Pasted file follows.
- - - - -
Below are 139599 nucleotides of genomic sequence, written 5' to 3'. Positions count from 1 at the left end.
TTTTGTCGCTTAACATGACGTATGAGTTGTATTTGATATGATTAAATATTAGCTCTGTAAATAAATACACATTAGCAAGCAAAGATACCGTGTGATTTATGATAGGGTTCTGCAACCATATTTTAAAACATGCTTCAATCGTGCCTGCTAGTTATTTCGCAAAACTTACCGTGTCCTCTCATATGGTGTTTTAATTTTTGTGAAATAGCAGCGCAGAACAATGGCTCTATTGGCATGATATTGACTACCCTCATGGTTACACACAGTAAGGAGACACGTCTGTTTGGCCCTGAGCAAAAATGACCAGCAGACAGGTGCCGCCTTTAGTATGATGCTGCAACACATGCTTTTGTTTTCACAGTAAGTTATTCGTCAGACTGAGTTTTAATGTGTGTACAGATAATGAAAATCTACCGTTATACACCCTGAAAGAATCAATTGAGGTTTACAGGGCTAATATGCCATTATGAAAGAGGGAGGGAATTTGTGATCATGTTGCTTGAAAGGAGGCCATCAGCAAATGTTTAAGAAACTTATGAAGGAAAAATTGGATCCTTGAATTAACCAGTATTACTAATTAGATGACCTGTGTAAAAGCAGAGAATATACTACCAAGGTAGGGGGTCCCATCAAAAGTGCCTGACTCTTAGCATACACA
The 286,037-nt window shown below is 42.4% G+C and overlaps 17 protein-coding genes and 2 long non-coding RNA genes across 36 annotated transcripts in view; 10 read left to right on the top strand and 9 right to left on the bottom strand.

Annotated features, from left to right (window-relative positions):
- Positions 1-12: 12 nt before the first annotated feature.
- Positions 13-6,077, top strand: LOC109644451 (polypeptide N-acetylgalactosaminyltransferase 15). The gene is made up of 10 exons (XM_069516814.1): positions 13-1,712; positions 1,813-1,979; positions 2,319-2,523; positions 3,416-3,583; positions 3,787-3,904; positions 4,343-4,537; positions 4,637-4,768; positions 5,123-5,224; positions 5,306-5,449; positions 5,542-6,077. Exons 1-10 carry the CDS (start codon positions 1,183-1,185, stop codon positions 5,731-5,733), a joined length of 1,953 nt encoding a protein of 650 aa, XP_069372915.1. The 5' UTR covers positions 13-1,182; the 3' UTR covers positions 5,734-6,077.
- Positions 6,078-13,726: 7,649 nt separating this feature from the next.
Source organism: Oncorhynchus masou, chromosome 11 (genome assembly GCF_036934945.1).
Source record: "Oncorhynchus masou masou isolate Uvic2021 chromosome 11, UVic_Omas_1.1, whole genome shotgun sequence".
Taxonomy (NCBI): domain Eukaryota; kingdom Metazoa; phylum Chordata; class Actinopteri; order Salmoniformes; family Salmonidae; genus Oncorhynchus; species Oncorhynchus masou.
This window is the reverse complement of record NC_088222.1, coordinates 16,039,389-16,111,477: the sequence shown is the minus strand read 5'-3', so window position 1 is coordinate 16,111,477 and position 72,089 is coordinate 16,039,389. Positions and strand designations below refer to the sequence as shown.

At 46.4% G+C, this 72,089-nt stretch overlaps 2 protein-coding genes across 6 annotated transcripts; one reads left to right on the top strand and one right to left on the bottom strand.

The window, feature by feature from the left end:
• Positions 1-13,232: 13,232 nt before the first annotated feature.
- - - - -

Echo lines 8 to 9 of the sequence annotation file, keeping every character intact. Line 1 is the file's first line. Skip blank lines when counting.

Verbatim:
Source organism: Oncorhynchus masou, chromosome 11 (genome assembly GCF_036934945.1).
Source record: "Oncorhynchus masou masou isolate Uvic2021 chromosome 11, UVic_Omas_1.1, whole genome shotgun sequence".